What to do if a police officer hits your car

Being involved in a car accident can be shocking and scary. It’s even more alarming if the other driver is a police officer. Unfortunately, police officers do get into wrecks despite their training. If you’ve been hit by a cop car, here is what you need to know about handling the situation properly.

At the scene of the accident

Staying calm and focused in the aftermath of the collision will help ensure you take the necessary steps.

Call 911 to report the accident

Even if the police are already on the scene, you’ll want to request emergency assistance and make an official report of the crash. The 911 operator can send additional police, paramedics, or firefighters if needed.

Gather information and document the accident

When you’ve made the 911 call, start collecting important data while it’s fresh.

Get contact and insurance information

Ask the officer for their name, badge number, department contact details, insurance company and policy details.

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Take photos and video

Use your smartphone to photograph damage to both vehicles, the roadway, weather conditions, traffic signs or signals, skid marks, and more. Short video can also clearly show what transpired.

Get witness contact information

If anyone saw the collision occur, request their name and phone number in case you need their official witness statement later. Eyewitnesses can provide valuable third-party confirmation of what happened.

Determining fault

Figuring out which driver is legally responsible for causing the accident is crucial. Police officers are not automatically deemed “at fault” just because they’re on the job at the time. Normal rules of the road apply.

Police officer may admit fault

The officer might acknowledge they were texting, speeding, failed to yield properly, or violated some other traffic law. An admission makes it pretty straightforward.

You may need to prove fault

Without a confession, you might have to demonstrate how the officer was driving negligently based on forensic evidence and testimony. Their word usually gets taken over yours, which is why thorough documentation is key.

Making an injury claim

If the collision resulted in injuries to you or passengers, medically documenting harm is vital for financial recovery.

Seek medical attention for injuries

Get evaluated by EMTs/paramedics at the scene or go to an emergency room/doctor’s office soon after the crash before wounds can heal. Diagnostic testing like x-rays, MRIs, etc establishes physical damage.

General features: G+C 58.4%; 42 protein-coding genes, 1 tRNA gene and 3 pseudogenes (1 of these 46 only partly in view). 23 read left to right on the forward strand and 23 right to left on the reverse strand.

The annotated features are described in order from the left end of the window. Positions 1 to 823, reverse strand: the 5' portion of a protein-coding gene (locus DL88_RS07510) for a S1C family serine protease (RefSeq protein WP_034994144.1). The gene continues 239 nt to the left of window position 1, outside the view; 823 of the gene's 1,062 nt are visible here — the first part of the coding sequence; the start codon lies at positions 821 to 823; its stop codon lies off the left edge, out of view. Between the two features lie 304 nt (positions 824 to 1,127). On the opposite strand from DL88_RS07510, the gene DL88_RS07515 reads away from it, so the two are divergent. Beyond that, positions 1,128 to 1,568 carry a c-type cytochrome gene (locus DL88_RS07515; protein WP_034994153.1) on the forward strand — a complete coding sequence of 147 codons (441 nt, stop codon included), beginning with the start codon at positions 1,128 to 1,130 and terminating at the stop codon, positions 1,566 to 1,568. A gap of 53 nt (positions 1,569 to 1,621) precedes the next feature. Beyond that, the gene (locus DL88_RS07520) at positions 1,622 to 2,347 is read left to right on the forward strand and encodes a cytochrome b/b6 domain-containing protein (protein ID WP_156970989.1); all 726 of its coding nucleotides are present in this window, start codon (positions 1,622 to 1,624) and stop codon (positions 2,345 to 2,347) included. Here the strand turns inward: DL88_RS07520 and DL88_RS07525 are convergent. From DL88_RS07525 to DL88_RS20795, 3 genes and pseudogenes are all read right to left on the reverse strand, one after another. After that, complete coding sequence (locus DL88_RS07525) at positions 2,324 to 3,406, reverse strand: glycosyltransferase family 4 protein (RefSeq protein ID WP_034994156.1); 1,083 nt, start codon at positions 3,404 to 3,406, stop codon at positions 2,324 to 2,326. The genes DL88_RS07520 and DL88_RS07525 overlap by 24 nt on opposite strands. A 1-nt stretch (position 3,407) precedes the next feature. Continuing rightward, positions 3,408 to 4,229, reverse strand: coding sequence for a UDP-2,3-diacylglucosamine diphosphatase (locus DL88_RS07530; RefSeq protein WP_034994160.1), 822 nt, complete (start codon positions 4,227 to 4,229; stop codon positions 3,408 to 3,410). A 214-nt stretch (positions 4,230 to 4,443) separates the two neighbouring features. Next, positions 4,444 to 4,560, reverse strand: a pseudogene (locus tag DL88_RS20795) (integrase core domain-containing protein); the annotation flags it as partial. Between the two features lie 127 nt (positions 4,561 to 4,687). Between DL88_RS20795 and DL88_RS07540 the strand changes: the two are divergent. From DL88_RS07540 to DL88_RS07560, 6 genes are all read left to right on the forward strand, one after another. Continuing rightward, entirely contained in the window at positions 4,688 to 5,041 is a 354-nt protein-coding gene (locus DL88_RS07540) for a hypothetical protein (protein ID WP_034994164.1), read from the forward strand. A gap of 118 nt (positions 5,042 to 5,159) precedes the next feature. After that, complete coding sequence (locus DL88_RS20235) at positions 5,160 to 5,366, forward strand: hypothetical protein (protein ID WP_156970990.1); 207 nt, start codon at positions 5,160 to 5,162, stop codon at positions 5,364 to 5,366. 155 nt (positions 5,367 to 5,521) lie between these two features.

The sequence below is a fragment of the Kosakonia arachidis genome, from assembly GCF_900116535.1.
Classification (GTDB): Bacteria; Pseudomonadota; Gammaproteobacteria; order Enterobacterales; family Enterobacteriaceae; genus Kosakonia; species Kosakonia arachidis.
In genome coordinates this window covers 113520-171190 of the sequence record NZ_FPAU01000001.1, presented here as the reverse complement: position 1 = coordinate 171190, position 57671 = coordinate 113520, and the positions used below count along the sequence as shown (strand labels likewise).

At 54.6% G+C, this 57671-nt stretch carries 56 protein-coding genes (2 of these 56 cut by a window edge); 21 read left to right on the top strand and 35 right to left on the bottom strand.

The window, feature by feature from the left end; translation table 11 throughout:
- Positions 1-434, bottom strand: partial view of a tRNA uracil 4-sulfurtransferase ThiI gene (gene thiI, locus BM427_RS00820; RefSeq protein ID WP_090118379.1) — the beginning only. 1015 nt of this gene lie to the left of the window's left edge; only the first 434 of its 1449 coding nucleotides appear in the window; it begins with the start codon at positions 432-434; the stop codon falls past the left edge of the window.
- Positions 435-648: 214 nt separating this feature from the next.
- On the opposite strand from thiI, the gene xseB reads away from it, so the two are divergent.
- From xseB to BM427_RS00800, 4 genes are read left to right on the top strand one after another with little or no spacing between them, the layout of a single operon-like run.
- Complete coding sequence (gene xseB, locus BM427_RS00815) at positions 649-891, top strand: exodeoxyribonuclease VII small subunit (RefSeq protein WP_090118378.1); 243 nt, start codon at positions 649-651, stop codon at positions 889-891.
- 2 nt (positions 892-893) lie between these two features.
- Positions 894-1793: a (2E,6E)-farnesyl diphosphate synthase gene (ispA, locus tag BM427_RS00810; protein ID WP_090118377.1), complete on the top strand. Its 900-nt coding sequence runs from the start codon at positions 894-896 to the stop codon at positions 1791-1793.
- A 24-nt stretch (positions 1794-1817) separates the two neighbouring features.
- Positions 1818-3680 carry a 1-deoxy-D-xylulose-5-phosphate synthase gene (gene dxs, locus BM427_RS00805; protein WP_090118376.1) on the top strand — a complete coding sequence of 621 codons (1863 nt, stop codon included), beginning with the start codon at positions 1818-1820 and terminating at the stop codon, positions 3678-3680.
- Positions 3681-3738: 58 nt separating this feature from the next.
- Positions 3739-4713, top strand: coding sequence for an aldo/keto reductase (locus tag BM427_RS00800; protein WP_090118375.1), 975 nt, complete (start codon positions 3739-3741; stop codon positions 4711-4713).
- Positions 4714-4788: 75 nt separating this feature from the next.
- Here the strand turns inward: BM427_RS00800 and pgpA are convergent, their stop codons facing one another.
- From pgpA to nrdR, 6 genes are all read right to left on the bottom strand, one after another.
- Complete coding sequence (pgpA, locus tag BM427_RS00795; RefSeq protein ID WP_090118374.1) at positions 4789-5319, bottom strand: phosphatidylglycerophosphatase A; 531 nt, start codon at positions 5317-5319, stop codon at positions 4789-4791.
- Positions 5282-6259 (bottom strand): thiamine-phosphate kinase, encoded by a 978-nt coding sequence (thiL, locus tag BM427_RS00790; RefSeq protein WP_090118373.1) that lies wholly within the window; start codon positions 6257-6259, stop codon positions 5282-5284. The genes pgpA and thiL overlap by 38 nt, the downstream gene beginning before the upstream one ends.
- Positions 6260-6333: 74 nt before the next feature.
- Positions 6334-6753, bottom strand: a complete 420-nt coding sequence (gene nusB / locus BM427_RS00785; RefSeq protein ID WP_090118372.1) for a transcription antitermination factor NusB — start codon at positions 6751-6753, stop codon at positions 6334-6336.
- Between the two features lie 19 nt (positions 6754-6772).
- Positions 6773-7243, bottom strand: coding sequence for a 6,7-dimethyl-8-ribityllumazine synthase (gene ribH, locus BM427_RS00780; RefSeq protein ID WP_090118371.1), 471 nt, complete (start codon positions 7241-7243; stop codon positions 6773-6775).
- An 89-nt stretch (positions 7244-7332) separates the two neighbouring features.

Document injuries and treatment

Keep records detailing diagnosed conditions, treatments undergone, medications prescribed, medical equipment needed, therapy referrals, prognosis for recovery, and all associated costs.

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Making a vehicle damage claim

As with injury claims, proving the monetary extent of property loss is essential.

Get repair estimates

Acquire written fix-it quotes from auto body shops specifying exactly what is damaged and how much parts and labor will cost. The more estimates, the better.

File a claim with city or department

Most law enforcement agencies have procedures for submitting vehicle damage claims against them when officers cause collisions. Start the paperwork ASAP while everything remains fresh.

Legal help

For severe crashes with major losses, consulting personal injury lawyers can be invaluable for maneuvering the claims process and securing full financial restitution.

Talk to a personal injury attorney

They assist with establishing negligence, documenting damages, negotiating settlements, and filing lawsuits if out-of-court resolution fails. Their expertise handles the legwork you likely lack time, knowledge and objectivity to manage alone.

After the accident and claim process

Once you’ve started the ball rolling by taking the appropriate post-crash actions, here is what to expect in the days, weeks and months that follow as your case progresses.

Vehicle repairs

Your car will hopefully get fixed quickly if insurance companies cooperate. If delays happen, keep using alternate transportation and save receipts.

Medical treatment

Injuries may heal slowly depending on severity. Don’t stop treatments until doctors provide a final prognosis. Chronic issues could remain lifelong.

Settlement or lawsuit

Ideally your claim settles satisfactory out-of-court. However, complex cases could require legal proceedings if settlement talks stall. Either way, stay patient through resolution.


Q: Is the officer always guilty if they hit my vehicle?

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A: No, the officer must be found negligent in their driving based on evidence and testimony. Normal traffic laws apply in determining fault.

Q: What if there are no witnesses to the police crash?

A: Without witness corroboration, you’ll have to rely more heavily on physical evidence from the accident scene to build your case regarding negligence.

Q: Can I record video of an officer who hit me without consent?

A: Yes, generally video recording in public spaces is legally permissible, but local laws may impose restrictions. Consult attorneys.

Q: How long does it take to get an injury settlement from a police crash?

A: Every case differs, but severe wrecks often take 12-24 months to investigate thoroughly and negotiate outcome. A lawsuit adds more time.

Q: What if the police department denies my vehicle damage claim?
A: You can appeal internally first, but ultimately may need to hire lawyers to compel payment via formal legal proceedings if warranted.

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